The Genesis of the Green Infrastructure: the international diffusion of new concepts and design principles for public parks, 1840-1900.
An international symposium, Tuesday 26th May 2020, at the historic Birkenhead Town Hall, Hamilton Square
When Frederick Law Olmsted first visited Birkenhead Park on the 27th of May 1850, few people could have predicted the enormous impact it would have on the development of public parks in the USA. Birkenhead Park had only been opened three years earlier and was heralded by Olmsted as a ‘Democratic Institution’ where for the first time ‘the privileges of the garden’ could be ‘enjoyed about equally by all classes’. In many ways his design for Central Park, New York (1858) was ‘a facsimile of Birkenhead Park’ and similar design principles were incorporated in Prospect Park, Brooklyn (1867) and Delaware Park (1870).But his visit to Birkenhead Park was not part of a plan: it was the result of a casual recommendation by a local baker.
In fact, little is known about how new concepts and design principles for public parks, now regarded as key heritage assets, were disseminated in the nineteenth century, or how the green infrastructure developed from a planning and aesthetic perspective. The symposium will therefore address the following issues.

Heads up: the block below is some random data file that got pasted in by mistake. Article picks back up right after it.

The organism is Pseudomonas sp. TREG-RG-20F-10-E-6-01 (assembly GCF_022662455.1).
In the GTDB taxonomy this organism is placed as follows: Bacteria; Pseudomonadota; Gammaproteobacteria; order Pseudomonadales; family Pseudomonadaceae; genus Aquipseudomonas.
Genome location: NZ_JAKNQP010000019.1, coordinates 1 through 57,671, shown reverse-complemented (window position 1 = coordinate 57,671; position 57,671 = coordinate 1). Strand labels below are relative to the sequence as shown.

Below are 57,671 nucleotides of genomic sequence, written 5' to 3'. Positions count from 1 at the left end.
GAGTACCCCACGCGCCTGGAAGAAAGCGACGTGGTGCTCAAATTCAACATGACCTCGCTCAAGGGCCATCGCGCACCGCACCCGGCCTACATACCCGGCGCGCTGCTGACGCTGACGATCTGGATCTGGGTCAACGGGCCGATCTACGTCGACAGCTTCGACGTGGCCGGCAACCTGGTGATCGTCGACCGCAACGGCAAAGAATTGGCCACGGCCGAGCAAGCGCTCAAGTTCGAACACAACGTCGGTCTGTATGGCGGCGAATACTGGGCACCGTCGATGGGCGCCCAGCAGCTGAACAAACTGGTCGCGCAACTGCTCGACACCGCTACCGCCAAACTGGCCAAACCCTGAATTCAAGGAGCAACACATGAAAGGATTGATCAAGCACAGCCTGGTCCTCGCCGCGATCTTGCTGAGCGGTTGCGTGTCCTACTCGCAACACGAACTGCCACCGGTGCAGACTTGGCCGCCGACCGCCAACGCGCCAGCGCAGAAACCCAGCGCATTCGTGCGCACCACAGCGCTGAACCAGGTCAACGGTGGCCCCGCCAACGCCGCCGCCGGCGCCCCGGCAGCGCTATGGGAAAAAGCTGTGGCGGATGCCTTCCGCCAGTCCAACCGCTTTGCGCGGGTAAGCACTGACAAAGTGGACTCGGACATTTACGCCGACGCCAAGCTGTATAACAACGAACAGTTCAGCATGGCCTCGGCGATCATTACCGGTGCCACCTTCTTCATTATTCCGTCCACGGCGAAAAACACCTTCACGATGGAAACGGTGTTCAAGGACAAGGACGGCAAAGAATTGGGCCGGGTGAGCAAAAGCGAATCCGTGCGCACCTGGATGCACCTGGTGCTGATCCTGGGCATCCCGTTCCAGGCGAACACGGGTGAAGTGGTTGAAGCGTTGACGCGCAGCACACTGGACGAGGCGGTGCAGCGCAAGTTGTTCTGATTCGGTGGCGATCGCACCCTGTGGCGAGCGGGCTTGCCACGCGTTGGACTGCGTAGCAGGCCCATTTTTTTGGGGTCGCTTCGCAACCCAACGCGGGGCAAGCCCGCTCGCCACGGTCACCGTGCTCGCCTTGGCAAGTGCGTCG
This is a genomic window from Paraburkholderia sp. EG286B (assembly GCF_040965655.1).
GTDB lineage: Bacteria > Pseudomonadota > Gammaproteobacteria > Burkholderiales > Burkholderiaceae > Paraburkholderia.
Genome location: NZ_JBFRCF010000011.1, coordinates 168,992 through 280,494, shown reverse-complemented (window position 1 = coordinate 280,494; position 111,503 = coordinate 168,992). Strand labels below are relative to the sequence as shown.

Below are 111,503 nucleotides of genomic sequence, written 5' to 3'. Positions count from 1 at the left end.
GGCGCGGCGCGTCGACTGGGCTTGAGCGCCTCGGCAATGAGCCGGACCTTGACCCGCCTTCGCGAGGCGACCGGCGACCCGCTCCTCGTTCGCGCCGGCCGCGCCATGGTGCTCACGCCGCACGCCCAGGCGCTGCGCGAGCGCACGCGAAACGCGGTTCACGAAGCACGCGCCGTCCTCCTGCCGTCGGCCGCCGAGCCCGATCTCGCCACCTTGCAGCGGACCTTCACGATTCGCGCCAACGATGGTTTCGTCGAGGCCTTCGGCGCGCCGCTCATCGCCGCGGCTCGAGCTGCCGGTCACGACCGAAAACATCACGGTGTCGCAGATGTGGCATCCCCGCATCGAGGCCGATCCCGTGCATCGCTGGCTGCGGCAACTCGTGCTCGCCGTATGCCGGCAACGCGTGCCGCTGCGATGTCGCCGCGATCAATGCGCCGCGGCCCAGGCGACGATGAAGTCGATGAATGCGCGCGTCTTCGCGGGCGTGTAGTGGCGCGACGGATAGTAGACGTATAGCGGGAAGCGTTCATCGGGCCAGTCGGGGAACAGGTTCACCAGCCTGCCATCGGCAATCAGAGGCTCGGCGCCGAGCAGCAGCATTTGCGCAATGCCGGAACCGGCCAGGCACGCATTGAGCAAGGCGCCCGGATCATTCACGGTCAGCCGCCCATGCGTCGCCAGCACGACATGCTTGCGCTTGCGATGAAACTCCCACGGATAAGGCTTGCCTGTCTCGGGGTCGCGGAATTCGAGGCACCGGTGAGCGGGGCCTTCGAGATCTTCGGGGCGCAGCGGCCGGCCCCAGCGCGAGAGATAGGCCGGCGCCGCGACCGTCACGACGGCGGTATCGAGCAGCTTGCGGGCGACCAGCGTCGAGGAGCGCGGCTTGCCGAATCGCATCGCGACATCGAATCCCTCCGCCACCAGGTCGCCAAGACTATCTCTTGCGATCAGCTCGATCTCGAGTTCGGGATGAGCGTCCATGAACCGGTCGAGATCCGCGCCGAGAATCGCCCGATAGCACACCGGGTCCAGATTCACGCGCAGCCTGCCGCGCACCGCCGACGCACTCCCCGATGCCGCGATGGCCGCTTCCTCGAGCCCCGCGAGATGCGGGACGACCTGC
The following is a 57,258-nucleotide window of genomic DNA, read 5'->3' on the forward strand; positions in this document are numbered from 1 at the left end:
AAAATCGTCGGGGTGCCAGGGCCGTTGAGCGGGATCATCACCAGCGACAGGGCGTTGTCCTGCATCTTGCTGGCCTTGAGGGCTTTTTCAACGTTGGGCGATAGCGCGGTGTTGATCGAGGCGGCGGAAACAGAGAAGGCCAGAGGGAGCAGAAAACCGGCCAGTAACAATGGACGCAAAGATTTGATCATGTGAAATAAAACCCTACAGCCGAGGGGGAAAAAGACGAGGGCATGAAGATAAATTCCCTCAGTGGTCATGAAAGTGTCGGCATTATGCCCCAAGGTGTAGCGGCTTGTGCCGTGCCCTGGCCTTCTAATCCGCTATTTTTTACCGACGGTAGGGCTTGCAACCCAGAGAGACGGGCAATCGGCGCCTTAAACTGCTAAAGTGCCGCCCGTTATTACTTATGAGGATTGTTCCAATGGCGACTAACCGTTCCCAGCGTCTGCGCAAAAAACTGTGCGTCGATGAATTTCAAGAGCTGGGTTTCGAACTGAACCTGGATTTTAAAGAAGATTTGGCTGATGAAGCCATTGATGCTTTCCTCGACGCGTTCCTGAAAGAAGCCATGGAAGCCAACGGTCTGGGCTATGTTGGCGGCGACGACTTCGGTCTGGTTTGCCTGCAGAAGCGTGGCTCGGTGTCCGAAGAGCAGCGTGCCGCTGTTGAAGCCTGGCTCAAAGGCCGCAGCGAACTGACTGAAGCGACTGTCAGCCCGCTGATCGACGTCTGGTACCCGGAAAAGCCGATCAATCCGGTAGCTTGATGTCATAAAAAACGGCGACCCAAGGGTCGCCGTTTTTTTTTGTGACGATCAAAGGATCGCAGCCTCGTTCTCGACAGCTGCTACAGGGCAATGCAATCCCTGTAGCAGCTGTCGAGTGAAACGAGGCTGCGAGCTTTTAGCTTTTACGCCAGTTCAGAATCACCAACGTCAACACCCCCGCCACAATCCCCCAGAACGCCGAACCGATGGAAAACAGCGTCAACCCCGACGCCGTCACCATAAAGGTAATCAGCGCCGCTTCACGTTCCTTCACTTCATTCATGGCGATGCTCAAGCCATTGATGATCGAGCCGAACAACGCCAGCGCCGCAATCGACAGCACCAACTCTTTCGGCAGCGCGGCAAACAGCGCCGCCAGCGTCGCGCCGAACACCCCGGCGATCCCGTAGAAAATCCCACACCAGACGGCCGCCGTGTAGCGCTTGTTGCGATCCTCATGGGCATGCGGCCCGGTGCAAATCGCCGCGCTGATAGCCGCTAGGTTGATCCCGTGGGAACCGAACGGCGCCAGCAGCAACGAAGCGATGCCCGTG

1. What role did tours of gardens and parks play in diffusing new ideas?
2. How important was personal correspondence and professional networking among leading landscape gardeners?
3. What were the benefits of overseas employment in securing subsequent commissions?
4. Did European colonisation lead necessarily to the adoption of ‘national’ park designs?
5. How significant was the rapid growth in commercial publishing on landscape gardening in influencing developments in the design of public parks?
6. To what extent, did visitors to public parks fully understand the local context in which they had been created?